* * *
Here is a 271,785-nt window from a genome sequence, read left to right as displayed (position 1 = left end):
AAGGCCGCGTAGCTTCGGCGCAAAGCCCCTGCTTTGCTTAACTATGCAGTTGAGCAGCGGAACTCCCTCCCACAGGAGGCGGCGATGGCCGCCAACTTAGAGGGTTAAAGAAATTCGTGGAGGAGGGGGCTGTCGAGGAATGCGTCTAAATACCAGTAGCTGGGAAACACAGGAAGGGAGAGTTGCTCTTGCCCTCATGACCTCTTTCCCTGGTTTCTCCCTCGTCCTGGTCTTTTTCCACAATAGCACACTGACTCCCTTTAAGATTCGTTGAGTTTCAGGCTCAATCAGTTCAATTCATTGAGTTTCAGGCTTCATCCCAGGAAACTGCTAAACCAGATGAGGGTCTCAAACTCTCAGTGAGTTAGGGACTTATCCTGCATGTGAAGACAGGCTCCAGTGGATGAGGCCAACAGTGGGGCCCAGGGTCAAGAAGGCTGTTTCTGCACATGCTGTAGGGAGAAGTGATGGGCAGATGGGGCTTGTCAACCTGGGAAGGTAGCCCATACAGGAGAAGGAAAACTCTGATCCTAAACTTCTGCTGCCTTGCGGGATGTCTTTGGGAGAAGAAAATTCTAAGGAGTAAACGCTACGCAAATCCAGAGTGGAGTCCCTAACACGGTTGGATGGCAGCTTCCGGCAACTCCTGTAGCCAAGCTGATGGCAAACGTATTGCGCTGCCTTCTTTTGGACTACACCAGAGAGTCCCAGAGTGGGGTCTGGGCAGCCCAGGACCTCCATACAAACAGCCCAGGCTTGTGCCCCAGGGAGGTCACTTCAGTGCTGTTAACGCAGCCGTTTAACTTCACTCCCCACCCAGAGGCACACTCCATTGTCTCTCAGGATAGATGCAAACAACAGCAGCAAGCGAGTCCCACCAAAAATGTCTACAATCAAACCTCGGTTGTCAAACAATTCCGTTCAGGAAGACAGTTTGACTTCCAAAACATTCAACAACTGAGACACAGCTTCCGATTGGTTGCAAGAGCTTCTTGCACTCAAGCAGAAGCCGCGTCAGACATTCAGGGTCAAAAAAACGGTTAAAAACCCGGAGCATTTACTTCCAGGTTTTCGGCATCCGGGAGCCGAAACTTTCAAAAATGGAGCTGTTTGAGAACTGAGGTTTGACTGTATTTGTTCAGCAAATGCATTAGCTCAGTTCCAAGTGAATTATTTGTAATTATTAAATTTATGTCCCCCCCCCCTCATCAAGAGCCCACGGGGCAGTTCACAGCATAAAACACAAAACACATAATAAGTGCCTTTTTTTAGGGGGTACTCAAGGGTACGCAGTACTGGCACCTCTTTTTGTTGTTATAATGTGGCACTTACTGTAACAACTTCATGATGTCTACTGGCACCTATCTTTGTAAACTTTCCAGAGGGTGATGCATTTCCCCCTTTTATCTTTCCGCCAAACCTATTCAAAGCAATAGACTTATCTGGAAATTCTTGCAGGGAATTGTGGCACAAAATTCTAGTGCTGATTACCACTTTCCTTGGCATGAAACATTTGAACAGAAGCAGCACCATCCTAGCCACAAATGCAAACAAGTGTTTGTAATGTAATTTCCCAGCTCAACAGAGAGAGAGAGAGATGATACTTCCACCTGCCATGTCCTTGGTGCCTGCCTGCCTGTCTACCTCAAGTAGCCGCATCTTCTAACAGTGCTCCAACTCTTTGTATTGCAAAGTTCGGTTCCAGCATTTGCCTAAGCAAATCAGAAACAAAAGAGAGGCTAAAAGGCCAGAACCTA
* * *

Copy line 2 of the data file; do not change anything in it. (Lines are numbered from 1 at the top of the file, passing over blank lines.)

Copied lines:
AAGGCCGCGTAGCTTCGGCGCAAAGCCCCTGCTTTGCTTAACTATGCAGTTGAGCAGCGGAACTCCCTCCCACAGGAGGCGGCGATGGCCGCCAACTTAGAGGGTTAAAGAAATTCGTGGAGGAGGGGGCTGTCGAGGAATGCGTCTAAATACCAGTAGCTGGGAAACACAGGAAGGGAGAGTTGCTCTTGCCCTCATGACCTCTTTCCCTGGTTTCTCCCTCGTCCTGGTCTTTTTCCACAATAGCACACTGACTCCCTTTAAGATTCGTTGAGTTTCAGGCTCAATCAGTTCAATTCATTGAGTTTCAGGCTTCATCCCAGGAAACTGCTAAACCAGATGAGGGTCTCAAACTCTCAGTGAGTTAGGGACTTATCCTGCATGTGAAGACAGGCTCCAGTGGATGAGGCCAACAGTGGGGCCCAGGGTCAAGAAGGCTGTTTCTGCACATGCTGTAGGGAGAAGTGATGGGCAGATGGGGCTTGTCAACCTGGGAAGGTAGCCCATACAGGAGAAGGAAAACTCTGATCCTAAACTTCTGCTGCCTTGCGGGATGTCTTTGGGAGAAGAAAATTCTAAGGAGTAAACGCTACGCAAATCCAGAGTGGAGTCCCTAACACGGTTGGATGGCAGCTTCCGGCAACTCCTGTAGCCAAGCTGATGGCAAACGTATTGCGCTGCCTTCTTTTGGACTACACCAGAGAGTCCCAGAGTGGGGTCTGGGCAGCCCAGGACCTCCATACAAACAGCCCAGGCTTGTGCCCCAGGGAGGTCACTTCAGTGCTGTTAACGCAGCCGTTTAACTTCACTCCCCACCCAGAGGCACACTCCATTGTCTCTCAGGATAGATGCAAACAACAGCAGCAAGCGAGTCCCACCAAAAATGTCTACAATCAAACCTCGGTTGTCAAACAATTCCGTTCAGGAAGACAGTTTGACTTCCAAAACATTCAACAACTGAGACACAGCTTCCGATTGGTTGCAAGAGCTTCTTGCACTCAAGCAGAAGCCGCGTCAGACATTCAGGGTCAAAAAAACGGTTAAAAACCCGGAGCATTTACTTCCAGGTTTTCGGCATCCGGGAGCCGAAACTTTCAAAAATGGAGCTGTTTGAGAACTGAGGTTTGACTGTATTTGTTCAGCAAATGCATTAGCTCAGTTCCAAGTGAATTATTTGTAATTATTAAATTTATGTCCCCCCCCCCTCATCAAGAGCCCACGGGGCAGTTCACAGCATAAAACACAAAACACATAATAAGTGCCTTTTTTTAGGGGGTACTCAAGGGTACGCAGTACTGGCACCTCTTTTTGTTGTTATAATGTGGCACTTACTGTAACAACTTCATGATGTCTACTGGCACCTATCTTTGTAAACTTTCCAGAGGGTGATGCATTTCCCCCTTTTATCTTTCCGCCAAACCTATTCAAAGCAATAGACTTATCTGGAAATTCTTGCAGGGAATTGTGGCACAAAATTCTAGTGCTGATTACCACTTTCCTTGGCATGAAACATTTGAACAGAAGCAGCACCATCCTAGCCACAAATGCAAACAAGTGTTTGTAATGTAATTTCCCAGCTCAACAGAGAGAGAGAGAGATGATACTTCCACCTGCCATGTCCTTGGTGCCTGCCTGCCTGTCTACCTCAAGTAGCCGCATCTTCTAACAGTGCTCCAACTCTTTGTATTGCAAAGTTCGGTTCCAGCATTTGCCTAAGCAAATCAGAAACAAAAGAGAGGCTAAAAGGCCAGAACCTA